Why we should be thanking China for slowing down


The recent perils of not understanding the Chinese stock market have taken centre stage, and meaningful economic data points have been ignored, says LGBR Capital's Fen Sung.

Images of farmers and housewives losing all their savings appearing on the internet, led to inaccurate fears of the dying Chinese consumer.

In actual fact, less than 15% of the average household's financial assets are invested in the stock market, which helps explain why the recent roller coaster market has not had a dramatic effect on China's consumption figures.

Currently at around 200 million, and predicted to swell to over 600 million in just ten years' time, China's middle class will propel the most populous nation to become the next consumption powerhouse. China's future middle class will likely be larger than the combined populations of the US and Japan.

Why do we ignore China's consumption growth? Perhaps the perils of Glencore have not shown China in a favourable light, but surely the writing was on the wall.

Less growth and more opportunity but no hard landing for China yet

China is already a $10trn economy and if it continued to race away at double digits growth rates, where do you think global inflation and interest rates would be now? We should be thanking China for slowing down.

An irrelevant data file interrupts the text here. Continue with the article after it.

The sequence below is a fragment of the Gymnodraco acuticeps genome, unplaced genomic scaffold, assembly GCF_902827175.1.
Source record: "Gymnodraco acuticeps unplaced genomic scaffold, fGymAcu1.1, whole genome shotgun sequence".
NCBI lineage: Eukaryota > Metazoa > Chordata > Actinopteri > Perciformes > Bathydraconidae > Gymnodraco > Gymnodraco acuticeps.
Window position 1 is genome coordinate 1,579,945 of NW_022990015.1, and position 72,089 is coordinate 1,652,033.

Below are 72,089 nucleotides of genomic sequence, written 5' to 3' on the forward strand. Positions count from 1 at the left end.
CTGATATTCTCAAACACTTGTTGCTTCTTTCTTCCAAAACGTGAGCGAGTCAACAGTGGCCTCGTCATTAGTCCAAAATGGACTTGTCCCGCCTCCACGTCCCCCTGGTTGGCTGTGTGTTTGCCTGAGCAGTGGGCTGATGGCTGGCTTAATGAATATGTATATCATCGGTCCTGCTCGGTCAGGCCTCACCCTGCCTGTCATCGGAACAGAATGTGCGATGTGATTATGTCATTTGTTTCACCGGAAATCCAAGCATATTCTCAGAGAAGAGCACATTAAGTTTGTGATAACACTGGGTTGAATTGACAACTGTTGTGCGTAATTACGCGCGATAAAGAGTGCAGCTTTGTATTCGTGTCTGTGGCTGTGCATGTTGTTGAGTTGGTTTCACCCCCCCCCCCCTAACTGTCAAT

Returning to consumption – why are we not talking about China's 39% increase in online sales in the first half of this year?

China has already become the world's largest e-commerce market. With the affordability of smartphones in China, the number of internet users utilising this medium has now exceeded accessing the internet via PC; a major change in consumption pattern.

Tangential plays on this theme can often be where more interesting opportunities can be found. Trying to guestimate who will win the next smartphone war in China can be painful: remember HTC? Technology infrastructure, online payment, advertising, or even internet security can all play on this theme.

Finally, it is not just consumption within China. Currently only around 5% of Chinese people hold a passport, imagine the number of passport holders in ten years' time. Why do you think Fosun bought a stake in Thomas Cook?

Fen Sung is a China product specialist at LGBR Capital

Bull Points

• Growing middle class 

• Increased social spending

Bear Points

• Pollution impact on economy

• Slow state-owned enterprise (SOE) reform


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